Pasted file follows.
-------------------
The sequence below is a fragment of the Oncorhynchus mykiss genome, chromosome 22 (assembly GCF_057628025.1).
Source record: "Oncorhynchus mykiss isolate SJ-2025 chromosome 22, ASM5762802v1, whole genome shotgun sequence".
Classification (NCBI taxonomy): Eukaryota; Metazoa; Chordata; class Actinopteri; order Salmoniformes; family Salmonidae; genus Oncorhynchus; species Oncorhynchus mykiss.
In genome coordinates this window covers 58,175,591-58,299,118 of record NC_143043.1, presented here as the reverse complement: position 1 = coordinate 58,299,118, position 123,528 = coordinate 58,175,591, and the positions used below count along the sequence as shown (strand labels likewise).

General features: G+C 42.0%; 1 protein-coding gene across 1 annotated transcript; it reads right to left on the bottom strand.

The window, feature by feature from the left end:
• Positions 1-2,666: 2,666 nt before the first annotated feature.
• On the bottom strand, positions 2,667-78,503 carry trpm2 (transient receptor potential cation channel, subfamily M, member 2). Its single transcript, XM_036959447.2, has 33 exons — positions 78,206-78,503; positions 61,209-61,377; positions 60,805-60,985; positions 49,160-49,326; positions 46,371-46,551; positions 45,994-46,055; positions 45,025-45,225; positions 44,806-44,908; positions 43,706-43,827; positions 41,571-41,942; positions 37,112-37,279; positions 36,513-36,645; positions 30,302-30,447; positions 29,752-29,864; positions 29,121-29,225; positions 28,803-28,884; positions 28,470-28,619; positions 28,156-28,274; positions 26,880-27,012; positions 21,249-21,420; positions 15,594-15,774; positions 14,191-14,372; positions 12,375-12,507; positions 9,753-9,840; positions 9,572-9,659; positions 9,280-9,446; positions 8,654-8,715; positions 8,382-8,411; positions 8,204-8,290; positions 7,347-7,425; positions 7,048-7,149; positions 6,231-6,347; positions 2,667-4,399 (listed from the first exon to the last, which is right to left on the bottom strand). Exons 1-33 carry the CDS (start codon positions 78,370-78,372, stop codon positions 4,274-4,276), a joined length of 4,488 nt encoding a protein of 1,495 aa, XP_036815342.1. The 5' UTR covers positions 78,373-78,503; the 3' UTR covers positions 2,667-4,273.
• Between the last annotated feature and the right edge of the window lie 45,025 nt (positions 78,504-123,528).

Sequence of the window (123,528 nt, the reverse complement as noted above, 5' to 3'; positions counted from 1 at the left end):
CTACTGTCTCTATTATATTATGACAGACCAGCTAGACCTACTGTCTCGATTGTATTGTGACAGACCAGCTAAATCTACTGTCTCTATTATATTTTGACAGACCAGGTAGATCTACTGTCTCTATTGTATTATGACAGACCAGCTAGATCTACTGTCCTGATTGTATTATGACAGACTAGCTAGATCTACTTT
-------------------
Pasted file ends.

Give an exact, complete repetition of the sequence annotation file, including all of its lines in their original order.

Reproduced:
The sequence below is a fragment of the Oncorhynchus mykiss genome, chromosome 22 (assembly GCF_057628025.1).
Source record: "Oncorhynchus mykiss isolate SJ-2025 chromosome 22, ASM5762802v1, whole genome shotgun sequence".
Classification (NCBI taxonomy): Eukaryota; Metazoa; Chordata; class Actinopteri; order Salmoniformes; family Salmonidae; genus Oncorhynchus; species Oncorhynchus mykiss.
In genome coordinates this window covers 58,175,591-58,299,118 of record NC_143043.1, presented here as the reverse complement: position 1 = coordinate 58,299,118, position 123,528 = coordinate 58,175,591, and the positions used below count along the sequence as shown (strand labels likewise).

General features: G+C 42.0%; 1 protein-coding gene across 1 annotated transcript; it reads right to left on the bottom strand.

The window, feature by feature from the left end:
• Positions 1-2,666: 2,666 nt before the first annotated feature.
• On the bottom strand, positions 2,667-78,503 carry trpm2 (transient receptor potential cation channel, subfamily M, member 2). Its single transcript, XM_036959447.2, has 33 exons — positions 78,206-78,503; positions 61,209-61,377; positions 60,805-60,985; positions 49,160-49,326; positions 46,371-46,551; positions 45,994-46,055; positions 45,025-45,225; positions 44,806-44,908; positions 43,706-43,827; positions 41,571-41,942; positions 37,112-37,279; positions 36,513-36,645; positions 30,302-30,447; positions 29,752-29,864; positions 29,121-29,225; positions 28,803-28,884; positions 28,470-28,619; positions 28,156-28,274; positions 26,880-27,012; positions 21,249-21,420; positions 15,594-15,774; positions 14,191-14,372; positions 12,375-12,507; positions 9,753-9,840; positions 9,572-9,659; positions 9,280-9,446; positions 8,654-8,715; positions 8,382-8,411; positions 8,204-8,290; positions 7,347-7,425; positions 7,048-7,149; positions 6,231-6,347; positions 2,667-4,399 (listed from the first exon to the last, which is right to left on the bottom strand). Exons 1-33 carry the CDS (start codon positions 78,370-78,372, stop codon positions 4,274-4,276), a joined length of 4,488 nt encoding a protein of 1,495 aa, XP_036815342.1. The 5' UTR covers positions 78,373-78,503; the 3' UTR covers positions 2,667-4,273.
• Between the last annotated feature and the right edge of the window lie 45,025 nt (positions 78,504-123,528).

Sequence of the window (123,528 nt, the reverse complement as noted above, 5' to 3'; positions counted from 1 at the left end):
CTACTGTCTCTATTATATTATGACAGACCAGCTAGACCTACTGTCTCGATTGTATTGTGACAGACCAGCTAAATCTACTGTCTCTATTATATTTTGACAGACCAGGTAGATCTACTGTCTCTATTGTATTATGACAGACCAGCTAGATCTACTGTCCTGATTGTATTATGACAGACTAGCTAGATCTACTTT